Story posted May 27, 2007
Mo Zhou '09 has been awarded $10,000 from the Kathryn Wasserman Davis 100 Projects for Peace program. Zhou and her student colleague, Lu Bian '09 from Grinnell College, are undertaking a research project to understand how the education policy of China affects Tibet and Inner Mongolia.
A new railroad that connects Tibet with the heart of mainland China raises concern that such a connection will bring too much foreign influence to the tradition-rich and long isolated multi-ethnic region.
"Our project will focus on China's education policy toward Tibet and Inner Mongolia, the two major multi-ethnic areas in the country," says Zhou. "In doing so, we will find how to let the young generations there keep an open mind about the sophisticated development in mainland China, while maintaining identification with their own culture."
Zhou and Bian plan to teach English in local schools at the grassroots level to develop a sense of how ordinary people view education and research how these regions implement education policy. They also plan to work with the Tibet branch of the news organization, The Nanjing Daily, and collaborate with non-governmental organizations to establish a Web site for international peace volunteers working on inequality issues in the education system.
Their final goal is to write a book about their research and reflections on this project. They already have a publishing deal and agreements from all of the organizations to carry out this project.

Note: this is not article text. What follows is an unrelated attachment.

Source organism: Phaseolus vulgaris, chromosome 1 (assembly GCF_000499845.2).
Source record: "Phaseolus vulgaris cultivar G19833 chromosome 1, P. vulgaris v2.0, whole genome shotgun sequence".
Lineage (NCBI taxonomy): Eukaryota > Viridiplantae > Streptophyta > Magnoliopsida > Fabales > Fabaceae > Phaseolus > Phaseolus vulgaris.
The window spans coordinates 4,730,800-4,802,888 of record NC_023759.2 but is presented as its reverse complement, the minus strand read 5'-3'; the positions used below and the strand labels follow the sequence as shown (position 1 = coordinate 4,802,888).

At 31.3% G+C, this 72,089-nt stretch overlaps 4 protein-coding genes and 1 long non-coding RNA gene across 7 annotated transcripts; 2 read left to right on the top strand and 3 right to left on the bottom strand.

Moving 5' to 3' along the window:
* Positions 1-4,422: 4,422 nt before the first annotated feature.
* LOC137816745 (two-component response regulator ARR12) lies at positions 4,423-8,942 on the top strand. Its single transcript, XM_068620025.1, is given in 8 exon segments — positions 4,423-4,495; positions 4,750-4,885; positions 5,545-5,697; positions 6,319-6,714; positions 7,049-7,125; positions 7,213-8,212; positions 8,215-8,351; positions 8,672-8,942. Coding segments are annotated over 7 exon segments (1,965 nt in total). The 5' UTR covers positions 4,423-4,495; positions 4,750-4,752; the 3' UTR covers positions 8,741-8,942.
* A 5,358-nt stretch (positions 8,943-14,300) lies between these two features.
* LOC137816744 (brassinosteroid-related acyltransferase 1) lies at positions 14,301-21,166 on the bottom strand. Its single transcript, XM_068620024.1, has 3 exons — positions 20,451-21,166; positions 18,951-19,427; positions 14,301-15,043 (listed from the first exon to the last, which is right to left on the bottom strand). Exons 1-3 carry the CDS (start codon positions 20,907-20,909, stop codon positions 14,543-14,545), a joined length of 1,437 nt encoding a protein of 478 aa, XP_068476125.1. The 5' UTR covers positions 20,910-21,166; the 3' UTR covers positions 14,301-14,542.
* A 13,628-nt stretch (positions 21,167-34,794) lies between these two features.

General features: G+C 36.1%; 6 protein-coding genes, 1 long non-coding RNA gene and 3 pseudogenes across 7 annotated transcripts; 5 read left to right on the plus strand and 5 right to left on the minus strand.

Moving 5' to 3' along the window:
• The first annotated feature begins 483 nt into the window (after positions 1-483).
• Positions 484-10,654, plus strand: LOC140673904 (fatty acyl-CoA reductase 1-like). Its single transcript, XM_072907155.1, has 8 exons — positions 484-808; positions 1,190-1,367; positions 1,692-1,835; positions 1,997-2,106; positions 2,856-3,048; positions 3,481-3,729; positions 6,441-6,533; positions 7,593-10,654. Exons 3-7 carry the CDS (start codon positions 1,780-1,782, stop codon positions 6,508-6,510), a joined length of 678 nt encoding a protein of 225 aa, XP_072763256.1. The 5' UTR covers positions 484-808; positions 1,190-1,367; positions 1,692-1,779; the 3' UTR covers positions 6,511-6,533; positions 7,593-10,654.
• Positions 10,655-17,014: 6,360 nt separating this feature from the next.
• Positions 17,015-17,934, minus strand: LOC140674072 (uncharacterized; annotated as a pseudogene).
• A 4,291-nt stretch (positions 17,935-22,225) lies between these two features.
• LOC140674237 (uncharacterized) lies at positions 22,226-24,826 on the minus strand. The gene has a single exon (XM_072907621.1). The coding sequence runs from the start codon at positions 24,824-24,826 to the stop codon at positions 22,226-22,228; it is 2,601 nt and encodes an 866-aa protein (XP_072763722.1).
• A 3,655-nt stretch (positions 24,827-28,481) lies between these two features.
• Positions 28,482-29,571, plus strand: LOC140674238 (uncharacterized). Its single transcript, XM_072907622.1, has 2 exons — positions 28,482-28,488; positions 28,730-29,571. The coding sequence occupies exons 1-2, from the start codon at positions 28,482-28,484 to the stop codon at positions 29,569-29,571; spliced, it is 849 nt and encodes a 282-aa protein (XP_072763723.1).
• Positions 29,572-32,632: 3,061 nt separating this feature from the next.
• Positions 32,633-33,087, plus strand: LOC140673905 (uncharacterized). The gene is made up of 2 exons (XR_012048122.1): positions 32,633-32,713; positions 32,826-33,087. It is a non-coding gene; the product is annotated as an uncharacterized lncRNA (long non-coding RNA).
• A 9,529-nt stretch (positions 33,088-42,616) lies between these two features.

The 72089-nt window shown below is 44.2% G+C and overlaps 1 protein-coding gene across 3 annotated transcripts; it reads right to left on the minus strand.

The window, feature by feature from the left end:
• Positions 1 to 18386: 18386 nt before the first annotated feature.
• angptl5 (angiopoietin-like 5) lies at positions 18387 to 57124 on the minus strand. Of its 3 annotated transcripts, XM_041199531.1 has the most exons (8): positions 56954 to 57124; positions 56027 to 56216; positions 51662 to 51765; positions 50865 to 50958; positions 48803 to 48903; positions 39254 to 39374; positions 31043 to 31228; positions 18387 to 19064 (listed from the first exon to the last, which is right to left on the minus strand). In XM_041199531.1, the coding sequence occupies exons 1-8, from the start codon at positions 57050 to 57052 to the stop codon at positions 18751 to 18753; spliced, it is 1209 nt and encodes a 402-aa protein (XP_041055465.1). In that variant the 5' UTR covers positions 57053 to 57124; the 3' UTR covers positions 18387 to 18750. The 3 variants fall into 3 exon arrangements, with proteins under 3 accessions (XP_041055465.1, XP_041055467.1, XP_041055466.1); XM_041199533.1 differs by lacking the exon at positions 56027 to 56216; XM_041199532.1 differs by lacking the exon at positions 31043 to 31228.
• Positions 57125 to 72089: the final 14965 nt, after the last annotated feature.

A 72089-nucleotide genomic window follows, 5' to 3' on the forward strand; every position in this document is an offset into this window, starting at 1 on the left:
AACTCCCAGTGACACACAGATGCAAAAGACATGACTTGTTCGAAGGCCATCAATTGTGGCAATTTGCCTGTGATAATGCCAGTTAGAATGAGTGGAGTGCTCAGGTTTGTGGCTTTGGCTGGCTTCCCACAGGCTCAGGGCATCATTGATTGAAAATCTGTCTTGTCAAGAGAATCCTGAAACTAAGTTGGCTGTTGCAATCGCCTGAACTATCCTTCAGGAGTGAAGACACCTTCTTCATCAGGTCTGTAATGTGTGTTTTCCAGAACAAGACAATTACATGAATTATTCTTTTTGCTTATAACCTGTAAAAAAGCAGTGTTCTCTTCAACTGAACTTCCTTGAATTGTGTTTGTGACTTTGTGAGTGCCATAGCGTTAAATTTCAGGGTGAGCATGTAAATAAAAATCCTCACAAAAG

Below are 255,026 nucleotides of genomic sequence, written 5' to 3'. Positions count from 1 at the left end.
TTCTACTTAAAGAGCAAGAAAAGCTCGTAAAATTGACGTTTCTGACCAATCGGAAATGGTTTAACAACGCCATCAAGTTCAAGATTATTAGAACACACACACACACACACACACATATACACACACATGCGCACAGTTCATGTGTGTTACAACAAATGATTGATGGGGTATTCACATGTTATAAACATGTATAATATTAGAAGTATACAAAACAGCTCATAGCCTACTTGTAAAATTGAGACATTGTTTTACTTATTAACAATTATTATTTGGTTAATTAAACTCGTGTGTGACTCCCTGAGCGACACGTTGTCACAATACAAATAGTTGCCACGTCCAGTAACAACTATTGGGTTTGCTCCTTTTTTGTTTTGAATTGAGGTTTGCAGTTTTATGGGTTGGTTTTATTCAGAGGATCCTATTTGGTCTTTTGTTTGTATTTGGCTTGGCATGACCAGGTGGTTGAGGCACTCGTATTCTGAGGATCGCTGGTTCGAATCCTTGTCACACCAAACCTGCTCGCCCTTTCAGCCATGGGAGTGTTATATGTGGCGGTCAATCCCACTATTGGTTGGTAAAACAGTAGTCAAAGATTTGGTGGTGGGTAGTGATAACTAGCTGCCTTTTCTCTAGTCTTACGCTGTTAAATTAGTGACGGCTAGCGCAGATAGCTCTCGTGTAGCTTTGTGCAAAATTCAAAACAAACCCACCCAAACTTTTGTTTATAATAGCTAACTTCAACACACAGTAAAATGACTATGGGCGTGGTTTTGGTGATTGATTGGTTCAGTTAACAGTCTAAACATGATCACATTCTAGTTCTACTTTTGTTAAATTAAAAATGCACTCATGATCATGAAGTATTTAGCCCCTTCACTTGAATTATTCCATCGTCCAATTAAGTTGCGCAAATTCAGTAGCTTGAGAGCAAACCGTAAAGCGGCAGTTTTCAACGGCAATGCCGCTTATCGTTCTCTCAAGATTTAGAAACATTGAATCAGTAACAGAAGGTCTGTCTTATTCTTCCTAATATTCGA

Zhou and Bian are among students from 65 colleges and universities receiving funding to undertake their proposed projects. Philanthropist Kathryn Wasserman Davis, on the occasion of her 100th birthday, established the new program with a donation of one million dollars so that each of the projects will receive $10,000. The objective of the program is to encourage and support motivated youth to create and implement their ideas for building peace throughout the world in the 21st century.
"We are very grateful to all the students who submitted proposals and the many faculty and staff on all those campuses across the country who played a part in evaluating and submitting the students' work," said Philip O. Geier, executive director of the Davis United World College (UWC) Scholars Program. "Mrs. Davis, who just turned 100 years old in February, sends her congratulations to all the students for their creativity and commitment. She feels this is a wonderful way to celebrate her birthday."
The winning projects propose specific plans of action that will have lasting effects - from youth empowerment and education programs to improve community water supplies worldwide, to a multitude of agrarian enterprises in countries where famine is pervasive. Students will travel to more than 40 countries over the summer to implement their projects and report on their experiences once they return.
Mrs. Davis, an internationalist and philanthropist and the mother of Shelby M.C. Davis, who funds the Davis UWC Scholars Program, said, "I want to use my 100th birthday to help young people launch some immediate initiatives - things that they can do during the summer of 2007 that will bring new thinking to the prospects of peace in the world."